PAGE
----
Subjects: Male wild-type, TLR4(-/-) and TLR2(-/-) mice with the same C57BL/6 background.

Interventions: Mice were submitted to 30 minutes hemorrhagic shock followed by 1 hour resuscitation, after which mesenteric endothelial dysfunction, microvascular injury, and TNF[alpha] production were assessed.

Measurements And Main Results: HS/R markedly decreased nitric oxide-mediated mesenteric relaxations induced by acetylcholine, assessed ex vivo on a myograph. By contrast, in TLR4-deficient mice, HS/R did not impair the nitric oxide-mediated responses to acetylcholine. No protection was observed in TLR2-deficient mice. TLR4-deficient mice also displayed a significant reduction in fluid resuscitation and TNF[alpha] systemic production.

Conclusions: TLR4 contributes to mesenteric endothelial dysfunction after hemorrhagic shock. This early TLR4-induced vascular injury may be an important trigger of the systemic inflammatory response occurring in this disease.
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http://dx.doi.org/10.1097/CCM.0b013e31819da805DOI Listing
May 2009

Prevention of skin flap necrosis by estradiol involves reperfusion of a protected vascular network.

Circ Res 2009 Jan 4;104(2):245-54, 12p following 254. Epub 2008 Dec 4.

Institut National de la Santé et de la Recherche Médicale, U858, Toulouse, France.

Although 17beta-estradiol (E2) is protective in experimental models of myocardial and brain ischemia, its effect on skin ischemia remains unknown. Here, we assessed the protective effect of E2 in a mouse model of skin ischemia, mimicking the surgery of skin flaps. Whereas necrosis appeared in the half portion of the skin flap within 1 week after surgery in ovariectomized mice, it was reduced up to 10-fold when mice were pretreated with E2, at least 3 days before the surgery. The beneficial effect of E2 appeared to be attributable to an increase in skin survival, revealed by measuring viability of ex vivo explants and enhancement of the antiapoptotic Bcl-2 protein expression in vivo. This protective effect on the skin contributed to the protection of the vascular network and facilitated reperfusion, which was found to be accelerated in ovariectomized E2-treated mice, whereas hemorrhages were observed in untreated mice. E2 also increased expression of fibroblast growth factor-2 isoforms in the skin and circulating vascular endothelial growth factor in the serum. Finally, this protective effect of E2 was abolished in estrogen receptor-deficient mice (ERalpha(-/-)) but maintained in chimeric mice reconstituted with ERalpha-deficient bone marrow, indicating dispensable action of E2 in bone marrow-derived cells. This protective effect of E2 was mimicked by treatment with tamoxifen, a selective estrogen receptor modulator. In conclusion, we have demonstrated for the first time that E2 exerts a major preventive effect of skin flap necrosis through a prevention of ischemic-induced skin lesions, including those of the vascular network, which contributes to accelerate the reperfusion of the skin flap.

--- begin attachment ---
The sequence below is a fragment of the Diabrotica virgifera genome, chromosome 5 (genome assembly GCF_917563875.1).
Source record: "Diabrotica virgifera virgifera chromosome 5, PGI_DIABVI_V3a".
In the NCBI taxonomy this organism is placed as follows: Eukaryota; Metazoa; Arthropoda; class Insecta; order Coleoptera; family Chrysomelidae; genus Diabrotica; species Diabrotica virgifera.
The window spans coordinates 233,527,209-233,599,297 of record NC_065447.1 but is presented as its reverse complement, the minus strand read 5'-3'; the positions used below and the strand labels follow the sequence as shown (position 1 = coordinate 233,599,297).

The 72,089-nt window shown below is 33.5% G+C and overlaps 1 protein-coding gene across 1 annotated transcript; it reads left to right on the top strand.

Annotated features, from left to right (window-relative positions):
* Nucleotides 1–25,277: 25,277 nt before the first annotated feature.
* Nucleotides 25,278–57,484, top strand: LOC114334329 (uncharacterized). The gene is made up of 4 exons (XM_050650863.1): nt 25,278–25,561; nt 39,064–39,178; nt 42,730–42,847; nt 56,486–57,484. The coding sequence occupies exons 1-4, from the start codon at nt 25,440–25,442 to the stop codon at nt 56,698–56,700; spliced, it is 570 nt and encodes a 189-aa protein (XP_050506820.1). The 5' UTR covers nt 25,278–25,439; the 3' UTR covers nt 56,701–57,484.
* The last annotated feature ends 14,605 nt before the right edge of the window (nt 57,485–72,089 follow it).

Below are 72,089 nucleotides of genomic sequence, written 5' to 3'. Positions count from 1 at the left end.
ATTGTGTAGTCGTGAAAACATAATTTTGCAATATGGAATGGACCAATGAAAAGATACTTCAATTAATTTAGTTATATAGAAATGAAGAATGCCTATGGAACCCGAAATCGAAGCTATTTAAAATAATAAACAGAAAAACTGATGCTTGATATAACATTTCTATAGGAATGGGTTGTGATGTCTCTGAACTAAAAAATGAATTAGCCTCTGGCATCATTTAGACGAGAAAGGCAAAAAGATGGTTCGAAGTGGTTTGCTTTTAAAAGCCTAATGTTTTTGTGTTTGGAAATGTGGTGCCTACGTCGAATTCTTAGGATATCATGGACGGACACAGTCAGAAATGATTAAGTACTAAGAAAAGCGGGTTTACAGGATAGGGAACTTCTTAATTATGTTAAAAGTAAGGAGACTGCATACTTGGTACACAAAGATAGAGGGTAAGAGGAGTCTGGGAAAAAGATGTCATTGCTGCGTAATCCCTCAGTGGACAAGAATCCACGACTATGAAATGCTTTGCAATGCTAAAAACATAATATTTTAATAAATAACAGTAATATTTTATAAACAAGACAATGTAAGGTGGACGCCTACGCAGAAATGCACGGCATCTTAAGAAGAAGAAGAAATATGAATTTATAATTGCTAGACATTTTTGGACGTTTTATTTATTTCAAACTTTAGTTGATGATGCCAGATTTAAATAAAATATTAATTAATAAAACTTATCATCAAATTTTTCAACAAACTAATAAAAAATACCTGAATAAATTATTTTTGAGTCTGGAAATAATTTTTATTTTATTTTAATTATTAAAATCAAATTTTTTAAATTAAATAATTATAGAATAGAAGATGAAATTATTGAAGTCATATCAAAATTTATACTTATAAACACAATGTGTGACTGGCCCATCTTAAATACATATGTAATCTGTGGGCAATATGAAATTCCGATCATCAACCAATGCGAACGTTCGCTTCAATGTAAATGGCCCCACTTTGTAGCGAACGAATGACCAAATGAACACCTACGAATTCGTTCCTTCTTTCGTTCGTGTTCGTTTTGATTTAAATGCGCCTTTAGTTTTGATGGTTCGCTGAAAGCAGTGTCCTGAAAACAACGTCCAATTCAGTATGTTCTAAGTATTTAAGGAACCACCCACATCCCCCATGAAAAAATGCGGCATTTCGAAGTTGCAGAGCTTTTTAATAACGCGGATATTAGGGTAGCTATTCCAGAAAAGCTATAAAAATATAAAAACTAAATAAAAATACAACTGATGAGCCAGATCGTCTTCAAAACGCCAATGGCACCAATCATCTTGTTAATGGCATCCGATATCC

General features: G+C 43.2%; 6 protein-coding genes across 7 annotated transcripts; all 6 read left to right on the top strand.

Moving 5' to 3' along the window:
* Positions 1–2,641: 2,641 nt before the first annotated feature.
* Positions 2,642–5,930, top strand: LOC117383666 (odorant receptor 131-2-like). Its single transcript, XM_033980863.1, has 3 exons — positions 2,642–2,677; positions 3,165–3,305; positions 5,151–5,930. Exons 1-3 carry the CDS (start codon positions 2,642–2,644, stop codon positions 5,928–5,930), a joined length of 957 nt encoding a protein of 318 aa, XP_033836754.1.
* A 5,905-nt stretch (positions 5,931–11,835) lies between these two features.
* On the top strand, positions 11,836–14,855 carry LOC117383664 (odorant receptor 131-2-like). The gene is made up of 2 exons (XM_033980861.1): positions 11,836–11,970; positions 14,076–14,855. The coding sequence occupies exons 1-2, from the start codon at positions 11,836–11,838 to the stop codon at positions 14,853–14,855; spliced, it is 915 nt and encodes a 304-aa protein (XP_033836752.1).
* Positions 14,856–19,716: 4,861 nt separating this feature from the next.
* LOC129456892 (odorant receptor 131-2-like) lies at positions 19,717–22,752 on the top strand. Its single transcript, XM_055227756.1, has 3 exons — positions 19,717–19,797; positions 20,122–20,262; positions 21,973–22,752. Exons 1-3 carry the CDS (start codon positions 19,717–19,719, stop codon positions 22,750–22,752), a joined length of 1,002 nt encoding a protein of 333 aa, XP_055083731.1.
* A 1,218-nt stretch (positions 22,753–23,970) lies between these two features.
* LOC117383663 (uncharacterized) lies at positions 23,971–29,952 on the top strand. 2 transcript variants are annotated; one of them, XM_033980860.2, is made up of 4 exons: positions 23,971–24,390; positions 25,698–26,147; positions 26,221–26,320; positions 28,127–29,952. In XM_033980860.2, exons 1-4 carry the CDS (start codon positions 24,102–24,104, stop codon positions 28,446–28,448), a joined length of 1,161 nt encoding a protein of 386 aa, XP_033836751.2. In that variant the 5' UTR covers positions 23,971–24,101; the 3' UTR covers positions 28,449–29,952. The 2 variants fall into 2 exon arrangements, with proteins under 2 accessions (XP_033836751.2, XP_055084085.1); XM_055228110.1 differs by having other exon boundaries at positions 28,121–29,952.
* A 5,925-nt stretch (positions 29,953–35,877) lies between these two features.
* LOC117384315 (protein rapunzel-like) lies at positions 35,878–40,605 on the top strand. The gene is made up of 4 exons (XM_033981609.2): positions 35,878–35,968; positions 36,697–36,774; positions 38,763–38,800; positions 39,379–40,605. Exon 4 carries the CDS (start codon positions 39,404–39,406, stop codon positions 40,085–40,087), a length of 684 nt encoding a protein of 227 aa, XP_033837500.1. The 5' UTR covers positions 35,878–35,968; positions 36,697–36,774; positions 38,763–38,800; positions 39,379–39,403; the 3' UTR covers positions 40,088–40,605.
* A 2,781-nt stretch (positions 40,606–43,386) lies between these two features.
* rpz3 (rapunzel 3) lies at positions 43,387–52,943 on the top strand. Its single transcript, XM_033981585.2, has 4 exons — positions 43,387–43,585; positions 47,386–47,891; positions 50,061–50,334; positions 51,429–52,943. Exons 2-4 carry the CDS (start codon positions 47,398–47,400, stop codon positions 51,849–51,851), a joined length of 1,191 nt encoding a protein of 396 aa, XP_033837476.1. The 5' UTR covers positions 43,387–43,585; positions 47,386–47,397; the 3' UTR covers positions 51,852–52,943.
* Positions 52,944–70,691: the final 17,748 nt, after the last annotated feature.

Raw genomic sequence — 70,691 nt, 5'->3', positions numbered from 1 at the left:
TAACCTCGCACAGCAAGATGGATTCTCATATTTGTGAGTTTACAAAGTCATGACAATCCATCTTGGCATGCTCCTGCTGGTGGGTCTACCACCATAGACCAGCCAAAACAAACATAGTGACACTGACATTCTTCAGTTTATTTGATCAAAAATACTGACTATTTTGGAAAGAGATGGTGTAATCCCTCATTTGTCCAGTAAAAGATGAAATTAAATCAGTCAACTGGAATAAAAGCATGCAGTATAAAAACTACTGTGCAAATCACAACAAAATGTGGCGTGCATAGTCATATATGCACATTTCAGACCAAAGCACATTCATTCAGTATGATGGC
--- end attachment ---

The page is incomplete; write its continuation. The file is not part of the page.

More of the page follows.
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http://dx.doi.org/10.1161/CIRCRESAHA.108.182410DOI Listing
January 2009

Role of endogenous endothelin in endothelial dysfunction in murine model of systemic sclerosis: tight skin mice 1.

Fundam Clin Pharmacol 2008 Dec;22(6):649-55

Inserm U644 & Rouen University Hospital, Institute for Biomedical Research and IFRMP 23, University of Rouen, Rouen, France.

Systemic sclerosis (SSc) is a systemic inflammatory disorder, resulting in severe vascular dysfunction. The endothelin (ET) system has vasoconstrictor and profibrotic properties and has been shown to be activated in SSc. ET antagonists are currently used in SSc-related pulmonary arterial hypertension, but the endothelial impact of ET antagonists remains less known in SSc. We thus assessed the effects of the dual ET(A)-ET(B) antagonist, bosentan, on endothelial dysfunction in a murine model of SSc, the heterozygous tight-skin mice 1 (TSK1(+)). Six-week-old TSK1(+) were either untreated or treated for 6 weeks with bosentan (100 mg/kg/day), and compared with controls. Endothelial function was evaluated in isolated mesenteric resistance arteries, using a small vessel myograph. TSK1(+) displayed endothelial dysfunction, as shown by a decreased response of mesenteric arteries to acetylcholine, especially in the presence of L-nitro-arginine methyl ester (L-NAME), corresponding to NO-independent, prostaglandin-mediated relaxation. The NO-independent relaxation was partially restored in bosentan-treated TSK1(+), and this was abolished by a cyclo-oxygenase inhibitor. Therefore, the murine model of SSc, TSK1(+) exhibits severe endothelial dysfunction of peripheral resistance arteries. The ET antagonist bosentan prevents endothelial alterations, suggesting a major role of ET in the adverse vascular effects of SSc.
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http://dx.doi.org/10.1111/j.1472-8206.2008.00634.xDOI Listing
December 2008

Aldosterone synthase inhibition improves cardiovascular function and structure in rats with heart failure: a comparison with spironolactone.

Eur Heart J 2008 Sep 27;29(17):2171-9. Epub 2008 Jun 27.

Faculté de Médecine et Pharmacie, INSERM U644, 22 Boulevard Gambetta, 76183 Rouen Cedex, France.